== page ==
Family Law Process, Part 6
Everyone has seen a hearing on TV, but very few people know the process that leads up to that hearing. 95% of family law cases get settled before they even go to trial. Family law cases can be very stressful, but knowing what’s coming next can help lessen that stress. For a few weeks, we will look at the steps of a family law case prior to a hearing.
Part 6: Mediation
During most domestic cases, you will have to go through a mediation process. Mediation is required by North Carolina statute when a complaint for equitable distribution, post separation support and alimony, or child custody is filed, or a motion for modification of custody is filed.
The state wants family situations, regardless of whether the parents are together, to be as stable and amicable as possible so that the children can grow up in healthy homes and become healthy, productive adults. To achieve this, North Carolina requires families to try to work out their problems together instead of having a hearing in front of a judge. The adversarial setting of a courtroom tends to bring out the worst in people in what is already a tense situation.
Mediation Can Help Keep Cases Out of Court
Custody and divorce trials can get ugly, with both parties making accusations and bringing up irrelevant negatives. Keeping these issues out of court prevents relationships from being destroyed by the mudslinging, especially when children are involved. Mediation also helps keep cases out of court and frees up the court’s time, an especially important consideration given the current backlogs caused by the COVID shutdowns.
While all of those are important broad considerations, your goals in mediation will be much more personal. Your mediator will be trying to work with both you and the other party to find any common ground and to create an agreement that both parties can live with. People are almost always happier with an agreement that they had a hand in creating, instead of one that they feel was forced on them by a judge. Reaching an agreement during mediation can also decrease the costs of your case and prevent the mental strain of litigation.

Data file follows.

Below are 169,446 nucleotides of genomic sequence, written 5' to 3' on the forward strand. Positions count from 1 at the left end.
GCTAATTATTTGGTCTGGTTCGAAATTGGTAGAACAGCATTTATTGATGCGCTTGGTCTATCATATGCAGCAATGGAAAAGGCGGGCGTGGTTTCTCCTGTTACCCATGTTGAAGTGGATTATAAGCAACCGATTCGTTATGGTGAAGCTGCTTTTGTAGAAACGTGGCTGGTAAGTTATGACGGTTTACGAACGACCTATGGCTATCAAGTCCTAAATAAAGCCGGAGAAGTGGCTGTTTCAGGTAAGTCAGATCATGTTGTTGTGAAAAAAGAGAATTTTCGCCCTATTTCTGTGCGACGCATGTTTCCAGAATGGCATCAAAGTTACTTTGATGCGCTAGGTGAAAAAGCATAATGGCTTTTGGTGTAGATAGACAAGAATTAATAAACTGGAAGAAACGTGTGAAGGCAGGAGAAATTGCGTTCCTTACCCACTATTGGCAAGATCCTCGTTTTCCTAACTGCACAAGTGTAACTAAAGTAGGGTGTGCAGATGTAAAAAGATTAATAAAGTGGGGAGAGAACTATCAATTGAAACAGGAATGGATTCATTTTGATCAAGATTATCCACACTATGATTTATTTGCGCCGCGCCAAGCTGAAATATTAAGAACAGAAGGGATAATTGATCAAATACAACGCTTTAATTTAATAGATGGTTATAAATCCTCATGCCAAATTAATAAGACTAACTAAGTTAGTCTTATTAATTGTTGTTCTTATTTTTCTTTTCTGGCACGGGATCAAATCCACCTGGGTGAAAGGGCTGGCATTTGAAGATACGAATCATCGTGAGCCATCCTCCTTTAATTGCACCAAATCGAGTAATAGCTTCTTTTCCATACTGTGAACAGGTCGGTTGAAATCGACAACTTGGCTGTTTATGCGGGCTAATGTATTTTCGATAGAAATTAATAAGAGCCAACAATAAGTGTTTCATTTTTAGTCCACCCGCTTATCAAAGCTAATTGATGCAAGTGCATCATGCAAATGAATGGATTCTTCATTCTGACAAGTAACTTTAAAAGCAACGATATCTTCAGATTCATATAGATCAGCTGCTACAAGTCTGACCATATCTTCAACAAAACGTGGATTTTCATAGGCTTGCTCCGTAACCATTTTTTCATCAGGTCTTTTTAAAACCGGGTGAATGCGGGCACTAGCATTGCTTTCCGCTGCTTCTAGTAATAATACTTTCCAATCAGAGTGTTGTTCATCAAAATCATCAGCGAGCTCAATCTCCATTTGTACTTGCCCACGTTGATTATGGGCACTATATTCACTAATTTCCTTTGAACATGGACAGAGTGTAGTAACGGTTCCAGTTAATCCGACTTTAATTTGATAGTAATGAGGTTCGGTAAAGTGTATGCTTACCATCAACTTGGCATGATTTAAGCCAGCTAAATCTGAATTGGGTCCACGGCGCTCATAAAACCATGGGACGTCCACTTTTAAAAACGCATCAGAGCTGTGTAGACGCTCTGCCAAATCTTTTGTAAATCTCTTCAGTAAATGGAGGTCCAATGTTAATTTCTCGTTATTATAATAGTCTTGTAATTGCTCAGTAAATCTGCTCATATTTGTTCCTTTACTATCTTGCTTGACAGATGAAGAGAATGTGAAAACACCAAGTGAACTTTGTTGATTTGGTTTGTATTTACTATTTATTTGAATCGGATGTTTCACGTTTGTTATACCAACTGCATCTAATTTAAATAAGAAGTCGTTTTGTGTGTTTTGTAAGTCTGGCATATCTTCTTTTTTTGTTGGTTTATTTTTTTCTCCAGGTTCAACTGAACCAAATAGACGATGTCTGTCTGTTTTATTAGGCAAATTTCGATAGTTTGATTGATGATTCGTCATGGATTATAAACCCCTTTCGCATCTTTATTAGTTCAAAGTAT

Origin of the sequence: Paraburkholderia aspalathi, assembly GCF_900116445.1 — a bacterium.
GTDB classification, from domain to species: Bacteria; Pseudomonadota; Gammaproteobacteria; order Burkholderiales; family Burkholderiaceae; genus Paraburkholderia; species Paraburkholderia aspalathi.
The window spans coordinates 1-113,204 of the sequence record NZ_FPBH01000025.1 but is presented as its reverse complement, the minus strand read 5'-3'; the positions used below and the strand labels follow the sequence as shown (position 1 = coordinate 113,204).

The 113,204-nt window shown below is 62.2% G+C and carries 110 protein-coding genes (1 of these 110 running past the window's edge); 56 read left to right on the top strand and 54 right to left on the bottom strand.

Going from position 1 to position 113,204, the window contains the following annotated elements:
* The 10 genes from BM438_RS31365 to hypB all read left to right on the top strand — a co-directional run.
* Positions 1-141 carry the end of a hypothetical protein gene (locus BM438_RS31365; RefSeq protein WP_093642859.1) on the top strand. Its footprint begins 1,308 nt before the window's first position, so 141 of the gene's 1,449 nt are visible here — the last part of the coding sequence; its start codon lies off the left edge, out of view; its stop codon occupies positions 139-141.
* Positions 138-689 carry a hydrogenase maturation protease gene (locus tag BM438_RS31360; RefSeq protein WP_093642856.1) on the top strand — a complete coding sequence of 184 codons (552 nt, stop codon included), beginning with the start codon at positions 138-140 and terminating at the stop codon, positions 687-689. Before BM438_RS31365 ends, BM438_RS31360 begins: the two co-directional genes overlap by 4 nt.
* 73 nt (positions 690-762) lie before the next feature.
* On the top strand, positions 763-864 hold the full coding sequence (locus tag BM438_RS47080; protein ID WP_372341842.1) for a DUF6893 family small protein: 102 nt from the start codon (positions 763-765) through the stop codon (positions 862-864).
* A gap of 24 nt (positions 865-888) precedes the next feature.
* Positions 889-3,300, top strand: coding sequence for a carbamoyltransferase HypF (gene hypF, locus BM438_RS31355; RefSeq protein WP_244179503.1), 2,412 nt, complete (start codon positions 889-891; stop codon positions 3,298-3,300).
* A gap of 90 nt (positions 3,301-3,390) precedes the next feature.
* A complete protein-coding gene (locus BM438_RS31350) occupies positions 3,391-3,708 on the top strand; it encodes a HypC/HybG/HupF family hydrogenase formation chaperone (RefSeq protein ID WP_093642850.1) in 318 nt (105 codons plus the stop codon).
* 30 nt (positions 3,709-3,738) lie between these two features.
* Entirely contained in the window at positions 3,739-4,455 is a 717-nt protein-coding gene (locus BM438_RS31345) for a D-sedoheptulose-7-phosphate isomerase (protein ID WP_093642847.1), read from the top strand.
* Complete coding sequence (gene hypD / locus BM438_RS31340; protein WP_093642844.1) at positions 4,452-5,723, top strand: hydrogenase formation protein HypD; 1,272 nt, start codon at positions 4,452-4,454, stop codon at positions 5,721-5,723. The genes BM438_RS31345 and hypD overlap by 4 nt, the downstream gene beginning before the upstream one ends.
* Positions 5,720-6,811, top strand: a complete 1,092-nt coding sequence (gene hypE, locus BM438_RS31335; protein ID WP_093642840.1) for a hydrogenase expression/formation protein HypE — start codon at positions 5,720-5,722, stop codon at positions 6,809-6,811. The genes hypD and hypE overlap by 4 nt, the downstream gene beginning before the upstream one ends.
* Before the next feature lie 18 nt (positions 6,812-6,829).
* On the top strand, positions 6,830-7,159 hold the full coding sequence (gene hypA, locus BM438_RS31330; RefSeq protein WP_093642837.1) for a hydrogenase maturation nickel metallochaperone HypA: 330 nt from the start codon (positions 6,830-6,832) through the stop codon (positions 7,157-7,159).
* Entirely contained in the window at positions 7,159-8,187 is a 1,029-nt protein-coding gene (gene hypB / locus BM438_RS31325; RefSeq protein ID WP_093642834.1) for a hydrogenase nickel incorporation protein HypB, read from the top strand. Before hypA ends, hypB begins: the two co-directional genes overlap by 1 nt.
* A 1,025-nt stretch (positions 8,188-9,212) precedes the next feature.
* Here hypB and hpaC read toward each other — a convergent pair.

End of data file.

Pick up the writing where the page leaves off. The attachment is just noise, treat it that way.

Don’t Feel Pressured to Reach a Settlement in Mediation
Your personal goal is to find a balance between being willing to compromise and standing up for the things that are the most important to you. You should not feel pressured to reach a settlement in mediation if you don’t feel that you have been offered a fair agreement. Sometimes the other party is unreasonable, or it is impossible for you to see eye to eye. In those situations, going forward with litigation may be the best and only way to get what you deserve.
Unfortunately, some situations aren’t appropriate for mediation. There may be a history of domestic violence or intimidation between the parties. Sometimes the financial issues involved may be far too complicated to lay out in mediation. In special circumstances like these, where mediation is unsafe or unlikely to reach a fair agreement, the courts can waive the mediation requirement.
The process of mediation starts long before you sit down with the mediator. If your case involves custody, then you will first have to take a class about healthy co-parenting. Then, there is a mediation orientation, where you will learn about the goals and format of mediation. Only when those are complete can your mediation be scheduled. The mediator will confer with both you and the other party, find out what is important to each of you, and look for solutions that will make everyone happy.
Possible Outcomes of Mediation
It is important to note that what is discussed in mediation cannot be used against you in later litigation. Two outcomes are possible in mediation: If you come to an agreement, the mediator will submit that agreement to the court, and the judge will sign off on it. If no agreement is reached, the mediator will write a letter to the court notifying them that mediation was unsuccessful. Once that letter is filed, litigation can move forward.
An agreement reached through mediation can make everyone happy and prevent toxic negativity between the parties. Approaching mediation with an open mind and a willingness to work with your mediator can save time, money, and relationships. This will benefit you in the long run, even if you don’t come to an agreement.